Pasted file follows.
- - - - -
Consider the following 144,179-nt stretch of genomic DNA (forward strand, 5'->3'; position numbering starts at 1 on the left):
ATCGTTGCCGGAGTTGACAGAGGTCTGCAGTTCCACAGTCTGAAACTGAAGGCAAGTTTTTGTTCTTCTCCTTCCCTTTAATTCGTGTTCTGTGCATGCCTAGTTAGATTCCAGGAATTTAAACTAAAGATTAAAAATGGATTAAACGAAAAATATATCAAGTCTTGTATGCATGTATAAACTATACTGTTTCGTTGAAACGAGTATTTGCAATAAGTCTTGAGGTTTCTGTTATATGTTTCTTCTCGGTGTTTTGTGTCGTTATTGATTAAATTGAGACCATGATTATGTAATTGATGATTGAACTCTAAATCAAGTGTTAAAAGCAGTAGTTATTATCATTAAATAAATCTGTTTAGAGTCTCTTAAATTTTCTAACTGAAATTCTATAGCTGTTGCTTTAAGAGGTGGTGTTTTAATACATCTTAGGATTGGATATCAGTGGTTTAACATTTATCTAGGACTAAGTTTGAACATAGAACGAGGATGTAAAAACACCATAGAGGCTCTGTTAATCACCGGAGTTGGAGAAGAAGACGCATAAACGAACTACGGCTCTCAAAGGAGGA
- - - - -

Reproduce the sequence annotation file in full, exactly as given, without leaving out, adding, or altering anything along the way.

Consider the following 144,179-nt stretch of genomic DNA (forward strand, 5'->3'; position numbering starts at 1 on the left):
ATCGTTGCCGGAGTTGACAGAGGTCTGCAGTTCCACAGTCTGAAACTGAAGGCAAGTTTTTGTTCTTCTCCTTCCCTTTAATTCGTGTTCTGTGCATGCCTAGTTAGATTCCAGGAATTTAAACTAAAGATTAAAAATGGATTAAACGAAAAATATATCAAGTCTTGTATGCATGTATAAACTATACTGTTTCGTTGAAACGAGTATTTGCAATAAGTCTTGAGGTTTCTGTTATATGTTTCTTCTCGGTGTTTTGTGTCGTTATTGATTAAATTGAGACCATGATTATGTAATTGATGATTGAACTCTAAATCAAGTGTTAAAAGCAGTAGTTATTATCATTAAATAAATCTGTTTAGAGTCTCTTAAATTTTCTAACTGAAATTCTATAGCTGTTGCTTTAAGAGGTGGTGTTTTAATACATCTTAGGATTGGATATCAGTGGTTTAACATTTATCTAGGACTAAGTTTGAACATAGAACGAGGATGTAAAAACACCATAGAGGCTCTGTTAATCACCGGAGTTGGAGAAGAAGACGCATAAACGAACTACGGCTCTCAAAGGAGGA